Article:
Ask Rachel

Ask Rachel

Email Rachel at telegraph@durangotelegraph.com

Dear Rachel,

Can you explain why single-sided print jobs cost just as much as double-sided ones? They use twice as much ink per sheet, and corporations usually take every opportunity they get to gouge me further. I’d expect double-sided to run triple, just because of the extra machinery involved. Instead, I end up wasting more trees because I might need to write on the back of one of those pages, and I need a good cost-conscious reason to be a better person.

- Copy Cat

Dear Facsimile Feline,

The print shops get ink for absolutely free. The rest of us subsidize the ink by paying $85 for a cartridge that, inevitably, runs out during the first pressing print job we run at home (or the first print job, period), thus necessitating us to pay for a print job at the very same store that sells the cartridges.

- Yay capitalism, Rachel

 

Dear Rachel,

Just last night as I was driving to and from north City Market, I counted 10 cars driving with their headlights off in full-on darkness! I mean it was way after sunset and the night sky was black, a time when all rational, sentient drivers have their headlights on.

So what gives? Are they just oblivious to what’s going on around them? Do they think they are saving money or helping the environment by combating light pollution, or are they just being cool? Do they think the new sort of gray running lights are headlights? Do they not understand the danger they present to themselves and others? Don’t they know they are virtually invisible with-out their headlights (and I don’t mean parking lights). Do they know their taillights, save for the brake lights, are not on either?

Or is it something more sinister, a subversive plot of some kind (I know you know what I mean, am I right?). DURANGO DRIVERS WAKE UP!!! TURN ON YOUR HEADLIGHTS ONE HOUR BEFORE SUNSET AND KEEP THEM ON UNTIL ONE HOUR AFTER SUNRISE—IT’S THE LAW!!!

- In the Dark and Honked Off

Dear Runner in the Night,

No, you are not right; despite all the words in your letter, I have zero idea what you mean about a subversive headlights-off plot. Why would this be a thing? I can think of no reason whatsoever. What I can get on board with, however, is oncoming people driving without headlights if they have those unreasonably glaring LEDs that force me to drive up to a quarter mile with my eyes closed.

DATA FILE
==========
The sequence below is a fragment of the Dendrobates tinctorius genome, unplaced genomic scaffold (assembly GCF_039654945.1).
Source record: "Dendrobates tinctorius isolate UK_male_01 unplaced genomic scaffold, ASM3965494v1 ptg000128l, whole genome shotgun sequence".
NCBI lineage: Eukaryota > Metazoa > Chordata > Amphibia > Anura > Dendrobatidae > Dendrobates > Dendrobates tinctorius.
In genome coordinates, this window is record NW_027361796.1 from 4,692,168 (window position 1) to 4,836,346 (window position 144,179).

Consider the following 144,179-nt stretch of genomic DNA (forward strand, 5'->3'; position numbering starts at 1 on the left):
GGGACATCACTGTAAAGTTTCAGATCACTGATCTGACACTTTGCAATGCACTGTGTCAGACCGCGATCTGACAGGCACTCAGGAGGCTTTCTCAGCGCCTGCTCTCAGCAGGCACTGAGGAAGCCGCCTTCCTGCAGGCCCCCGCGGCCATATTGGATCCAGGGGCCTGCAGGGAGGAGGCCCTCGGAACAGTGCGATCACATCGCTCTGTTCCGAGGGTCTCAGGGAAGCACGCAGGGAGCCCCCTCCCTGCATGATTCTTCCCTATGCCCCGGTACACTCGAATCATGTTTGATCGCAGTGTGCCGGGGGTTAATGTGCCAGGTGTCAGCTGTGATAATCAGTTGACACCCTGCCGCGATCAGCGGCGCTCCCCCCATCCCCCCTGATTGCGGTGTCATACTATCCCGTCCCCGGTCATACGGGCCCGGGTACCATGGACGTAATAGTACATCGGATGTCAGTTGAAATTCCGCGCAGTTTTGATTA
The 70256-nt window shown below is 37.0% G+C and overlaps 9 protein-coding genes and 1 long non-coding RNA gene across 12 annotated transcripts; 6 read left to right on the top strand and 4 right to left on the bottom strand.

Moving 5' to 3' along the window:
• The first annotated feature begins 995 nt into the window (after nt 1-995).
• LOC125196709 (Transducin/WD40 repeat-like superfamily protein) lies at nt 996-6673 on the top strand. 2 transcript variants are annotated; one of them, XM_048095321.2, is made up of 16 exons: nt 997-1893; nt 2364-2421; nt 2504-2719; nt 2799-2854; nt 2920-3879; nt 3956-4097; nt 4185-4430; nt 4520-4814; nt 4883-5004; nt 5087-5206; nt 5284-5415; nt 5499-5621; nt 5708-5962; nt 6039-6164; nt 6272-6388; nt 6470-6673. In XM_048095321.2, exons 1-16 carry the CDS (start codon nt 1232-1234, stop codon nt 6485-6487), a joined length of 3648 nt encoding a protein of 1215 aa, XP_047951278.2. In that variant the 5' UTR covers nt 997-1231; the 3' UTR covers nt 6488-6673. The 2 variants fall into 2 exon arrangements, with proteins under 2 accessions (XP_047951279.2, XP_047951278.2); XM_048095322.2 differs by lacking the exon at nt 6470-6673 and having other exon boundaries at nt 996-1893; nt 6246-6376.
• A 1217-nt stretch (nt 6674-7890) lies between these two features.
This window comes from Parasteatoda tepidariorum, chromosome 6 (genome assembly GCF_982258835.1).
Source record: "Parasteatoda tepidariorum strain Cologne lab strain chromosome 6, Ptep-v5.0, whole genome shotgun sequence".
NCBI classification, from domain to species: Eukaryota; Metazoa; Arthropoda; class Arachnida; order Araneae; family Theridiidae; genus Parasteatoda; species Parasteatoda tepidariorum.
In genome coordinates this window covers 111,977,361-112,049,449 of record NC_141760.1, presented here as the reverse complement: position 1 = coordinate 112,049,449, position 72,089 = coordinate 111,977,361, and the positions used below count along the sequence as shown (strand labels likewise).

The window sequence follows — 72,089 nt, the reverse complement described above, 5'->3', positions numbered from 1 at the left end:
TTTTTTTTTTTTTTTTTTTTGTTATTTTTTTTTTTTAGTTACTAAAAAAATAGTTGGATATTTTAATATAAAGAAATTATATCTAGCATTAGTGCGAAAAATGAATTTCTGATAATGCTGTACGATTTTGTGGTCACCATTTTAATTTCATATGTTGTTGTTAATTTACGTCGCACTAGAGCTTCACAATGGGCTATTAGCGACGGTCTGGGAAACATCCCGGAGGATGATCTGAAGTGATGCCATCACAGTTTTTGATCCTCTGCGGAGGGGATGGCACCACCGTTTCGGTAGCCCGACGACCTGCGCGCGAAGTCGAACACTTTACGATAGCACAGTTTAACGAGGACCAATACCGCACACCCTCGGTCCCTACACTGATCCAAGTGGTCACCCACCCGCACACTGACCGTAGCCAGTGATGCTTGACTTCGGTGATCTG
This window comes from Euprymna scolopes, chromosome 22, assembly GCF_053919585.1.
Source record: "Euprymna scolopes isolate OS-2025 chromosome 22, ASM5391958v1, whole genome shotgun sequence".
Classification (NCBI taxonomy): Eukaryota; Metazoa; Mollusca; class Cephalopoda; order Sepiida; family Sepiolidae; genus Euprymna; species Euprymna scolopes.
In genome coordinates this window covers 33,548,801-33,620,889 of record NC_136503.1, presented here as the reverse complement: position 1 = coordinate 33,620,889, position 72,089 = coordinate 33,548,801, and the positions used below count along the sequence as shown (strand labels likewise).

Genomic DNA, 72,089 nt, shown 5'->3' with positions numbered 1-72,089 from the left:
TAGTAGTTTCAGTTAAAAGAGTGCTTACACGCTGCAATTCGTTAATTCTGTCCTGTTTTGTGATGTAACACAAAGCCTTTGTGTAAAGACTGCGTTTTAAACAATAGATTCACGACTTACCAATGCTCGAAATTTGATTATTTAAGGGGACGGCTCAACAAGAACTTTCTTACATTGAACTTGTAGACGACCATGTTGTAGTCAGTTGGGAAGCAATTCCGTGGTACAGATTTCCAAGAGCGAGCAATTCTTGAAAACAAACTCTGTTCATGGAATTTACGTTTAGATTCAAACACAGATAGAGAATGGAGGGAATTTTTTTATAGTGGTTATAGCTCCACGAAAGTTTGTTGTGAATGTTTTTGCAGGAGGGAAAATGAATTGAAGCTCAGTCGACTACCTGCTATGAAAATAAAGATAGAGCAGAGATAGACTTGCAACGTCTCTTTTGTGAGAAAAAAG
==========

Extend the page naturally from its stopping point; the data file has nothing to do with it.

- Blinded by the light, Rachel

 

Dear Rachel,

Why does Mark Twain get credited with all the good quotes? I have the sense that any witty saying, any adept turn of phrase, that existed with or without ol’ Mr. Clemens, takes his name to earn more gravitas. It’s like how anything deep, motivational, and vaguely old-sounding gets credited to Abraham Lincoln. One man could not possibly have said everything that is attributed to Mark Twain. But how can we rectify this historical inaccuracy?

- Anonymous

Dear Unattributed,

My personal favorite Twainism, paraphrased, is that I didn’t have time to write a short letter, so I wrote a long one instead.

- Briefly, Rachel

Top Shelf

Acoustic blues, rockin' at Ernie's  & smokin' that bluegrass
Acoustic blues, rockin' at Ernie's & smokin' that bluegrass
By Chris Aaland
10/17/2019

October is a busy time around the Aaland household. Annual highlights, including apple pressing, pumpkin gathering, wood splitting, chile cooking and leaf raking, and seem to take up every possible moment of the weekend.

Crescent City classics, wounded warriors & coming of the Scots
Crescent City classics, wounded warriors & coming of the Scots
By Chris Aaland
10/10/2019

For my 51st birthday last spring, my buddy Dirk Lang gave me a copy of the behemoth The Encyclopedia of Cajun & Creole Cuisine.

Townies, Floydheads and gathering of the clans
Townies, Floydheads and gathering of the clans
By Chris Aaland
10/03/2019

Old friends are something we can all use more of. Musically speaking, this week is filled with many of them.

Silver beerware, Led tributes and a golden god
Silver beerware, Led tributes and a golden god
By Chris Aaland
09/26/2019

My wife, Shelly, just returned from five days in Nashville, where she attended a work conference.

Read All in Top Shelf

Day in the Life

Total Slackers
Total Slackers
10/17/2019

What started out as a method for rock climbers to hone their balance and concentration (and remain entertained on rest days), slacklining has evolved into a full-blown sport, if not art.

Wandering on the Juan
Wandering on the Juan
By Stephen Eginoire
10/10/2019

Originating high in the alpine landscape of Colorado’s southern San Juan Mountains, the San Juan River carves its way 383 miles from mountain to desert, meandering into three states on its way to Lake Powell.

True Colors
True Colors
10/03/2019

Much to the delight of those who love the colors of autumn, this season is one for the books.

Leave Only Footprints
Leave Only Footprints
By Stephen Eginoire
09/26/2019

Perhaps one of the more curious details left behind by the original inhabitants that once roamed the western Colorado and southern Utah landscape are the ancient hand and toe trails known as moki steps.

Read All in Day on the Life